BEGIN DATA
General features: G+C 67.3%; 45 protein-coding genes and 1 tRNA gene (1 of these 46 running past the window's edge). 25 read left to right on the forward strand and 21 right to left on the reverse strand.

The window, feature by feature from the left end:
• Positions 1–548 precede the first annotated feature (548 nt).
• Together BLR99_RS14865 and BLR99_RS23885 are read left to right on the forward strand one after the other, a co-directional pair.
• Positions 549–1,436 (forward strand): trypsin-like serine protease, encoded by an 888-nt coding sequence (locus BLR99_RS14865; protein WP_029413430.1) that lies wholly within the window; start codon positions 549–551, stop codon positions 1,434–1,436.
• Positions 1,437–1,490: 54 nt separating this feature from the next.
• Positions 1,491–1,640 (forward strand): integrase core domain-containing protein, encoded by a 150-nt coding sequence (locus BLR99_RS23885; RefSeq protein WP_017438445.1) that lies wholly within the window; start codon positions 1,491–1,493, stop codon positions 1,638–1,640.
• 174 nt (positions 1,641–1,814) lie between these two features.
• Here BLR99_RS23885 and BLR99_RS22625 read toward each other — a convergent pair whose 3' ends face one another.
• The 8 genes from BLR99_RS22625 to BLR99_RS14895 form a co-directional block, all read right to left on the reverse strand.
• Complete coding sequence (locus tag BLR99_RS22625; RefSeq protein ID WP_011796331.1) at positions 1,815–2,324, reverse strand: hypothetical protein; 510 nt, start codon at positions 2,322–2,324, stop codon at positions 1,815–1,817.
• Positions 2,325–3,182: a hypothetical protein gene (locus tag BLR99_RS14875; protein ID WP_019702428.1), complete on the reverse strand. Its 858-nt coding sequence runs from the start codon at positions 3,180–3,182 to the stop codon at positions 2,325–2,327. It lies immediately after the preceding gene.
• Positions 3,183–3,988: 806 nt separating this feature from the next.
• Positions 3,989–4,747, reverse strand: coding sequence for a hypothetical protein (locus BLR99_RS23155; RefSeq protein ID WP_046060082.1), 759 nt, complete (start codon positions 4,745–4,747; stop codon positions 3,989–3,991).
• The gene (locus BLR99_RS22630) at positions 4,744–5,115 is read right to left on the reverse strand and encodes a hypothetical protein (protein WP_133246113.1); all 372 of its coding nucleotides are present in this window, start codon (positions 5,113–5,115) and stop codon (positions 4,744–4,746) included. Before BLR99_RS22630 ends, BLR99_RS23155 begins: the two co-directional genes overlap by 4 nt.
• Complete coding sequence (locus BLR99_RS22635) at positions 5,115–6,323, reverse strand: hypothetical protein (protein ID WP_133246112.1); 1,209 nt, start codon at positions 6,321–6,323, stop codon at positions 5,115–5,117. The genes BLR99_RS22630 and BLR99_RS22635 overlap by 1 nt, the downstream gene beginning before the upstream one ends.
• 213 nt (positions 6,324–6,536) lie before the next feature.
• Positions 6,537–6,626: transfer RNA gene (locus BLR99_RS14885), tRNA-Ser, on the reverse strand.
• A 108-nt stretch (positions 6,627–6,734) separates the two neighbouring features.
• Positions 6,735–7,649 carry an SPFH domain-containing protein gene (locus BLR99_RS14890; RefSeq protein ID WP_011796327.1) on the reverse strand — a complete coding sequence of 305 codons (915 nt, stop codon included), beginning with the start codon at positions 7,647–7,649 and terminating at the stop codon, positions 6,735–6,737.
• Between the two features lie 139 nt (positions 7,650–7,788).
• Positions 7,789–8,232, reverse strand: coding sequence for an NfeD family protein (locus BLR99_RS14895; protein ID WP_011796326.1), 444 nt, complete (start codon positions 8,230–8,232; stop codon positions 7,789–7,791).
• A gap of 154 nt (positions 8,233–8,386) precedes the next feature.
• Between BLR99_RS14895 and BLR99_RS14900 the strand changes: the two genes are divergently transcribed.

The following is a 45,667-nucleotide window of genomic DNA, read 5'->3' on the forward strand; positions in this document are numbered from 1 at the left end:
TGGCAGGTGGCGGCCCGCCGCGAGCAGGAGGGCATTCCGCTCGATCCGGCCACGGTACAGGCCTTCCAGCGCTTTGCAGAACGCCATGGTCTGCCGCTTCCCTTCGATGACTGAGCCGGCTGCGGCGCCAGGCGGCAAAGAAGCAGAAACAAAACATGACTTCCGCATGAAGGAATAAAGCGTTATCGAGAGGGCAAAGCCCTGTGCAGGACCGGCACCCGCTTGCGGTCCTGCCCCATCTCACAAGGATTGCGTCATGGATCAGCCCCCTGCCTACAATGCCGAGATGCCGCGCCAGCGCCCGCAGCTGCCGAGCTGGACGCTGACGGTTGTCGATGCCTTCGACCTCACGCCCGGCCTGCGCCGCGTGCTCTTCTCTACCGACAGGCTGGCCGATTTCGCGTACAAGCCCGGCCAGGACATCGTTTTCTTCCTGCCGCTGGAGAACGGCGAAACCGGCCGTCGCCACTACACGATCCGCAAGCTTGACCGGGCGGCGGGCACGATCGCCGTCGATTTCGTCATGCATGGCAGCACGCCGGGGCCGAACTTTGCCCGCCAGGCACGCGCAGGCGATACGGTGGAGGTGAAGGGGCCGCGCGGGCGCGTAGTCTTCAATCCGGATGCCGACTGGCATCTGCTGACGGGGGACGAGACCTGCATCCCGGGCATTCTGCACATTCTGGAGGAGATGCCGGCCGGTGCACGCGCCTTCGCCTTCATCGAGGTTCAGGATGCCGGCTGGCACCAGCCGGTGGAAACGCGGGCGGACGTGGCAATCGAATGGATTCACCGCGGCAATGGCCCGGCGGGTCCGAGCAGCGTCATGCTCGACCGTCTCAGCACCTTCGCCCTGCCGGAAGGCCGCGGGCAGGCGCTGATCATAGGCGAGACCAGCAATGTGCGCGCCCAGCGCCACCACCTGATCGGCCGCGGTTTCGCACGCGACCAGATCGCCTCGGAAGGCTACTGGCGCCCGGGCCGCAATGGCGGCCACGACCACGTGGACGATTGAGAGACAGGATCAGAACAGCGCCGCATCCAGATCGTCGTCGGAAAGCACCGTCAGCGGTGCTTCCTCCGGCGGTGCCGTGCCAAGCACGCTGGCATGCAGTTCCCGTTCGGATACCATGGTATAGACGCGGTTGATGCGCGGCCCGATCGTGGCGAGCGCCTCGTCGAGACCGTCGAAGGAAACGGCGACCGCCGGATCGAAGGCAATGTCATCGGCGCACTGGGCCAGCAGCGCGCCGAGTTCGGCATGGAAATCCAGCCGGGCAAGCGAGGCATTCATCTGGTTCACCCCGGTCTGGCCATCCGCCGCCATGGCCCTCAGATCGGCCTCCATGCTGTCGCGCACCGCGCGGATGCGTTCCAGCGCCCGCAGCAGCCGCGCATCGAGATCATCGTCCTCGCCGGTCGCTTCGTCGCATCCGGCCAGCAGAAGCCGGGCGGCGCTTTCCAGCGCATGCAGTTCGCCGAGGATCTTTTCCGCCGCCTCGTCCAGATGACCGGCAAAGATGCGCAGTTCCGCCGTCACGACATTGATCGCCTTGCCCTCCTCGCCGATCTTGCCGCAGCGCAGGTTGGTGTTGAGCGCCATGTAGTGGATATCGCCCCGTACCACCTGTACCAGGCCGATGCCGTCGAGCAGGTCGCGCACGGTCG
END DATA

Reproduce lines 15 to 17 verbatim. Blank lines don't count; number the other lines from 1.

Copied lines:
• The gene (locus BLR99_RS22630) at positions 4,744–5,115 is read right to left on the reverse strand and encodes a hypothetical protein (protein WP_133246113.1); all 372 of its coding nucleotides are present in this window, start codon (positions 5,113–5,115) and stop codon (positions 4,744–4,746) included. Before BLR99_RS22630 ends, BLR99_RS23155 begins: the two co-directional genes overlap by 4 nt.
• Complete coding sequence (locus BLR99_RS22635) at positions 5,115–6,323, reverse strand: hypothetical protein (protein ID WP_133246112.1); 1,209 nt, start codon at positions 6,321–6,323, stop codon at positions 5,115–5,117. The genes BLR99_RS22630 and BLR99_RS22635 overlap by 1 nt, the downstream gene beginning before the upstream one ends.
• 213 nt (positions 6,324–6,536) lie before the next feature.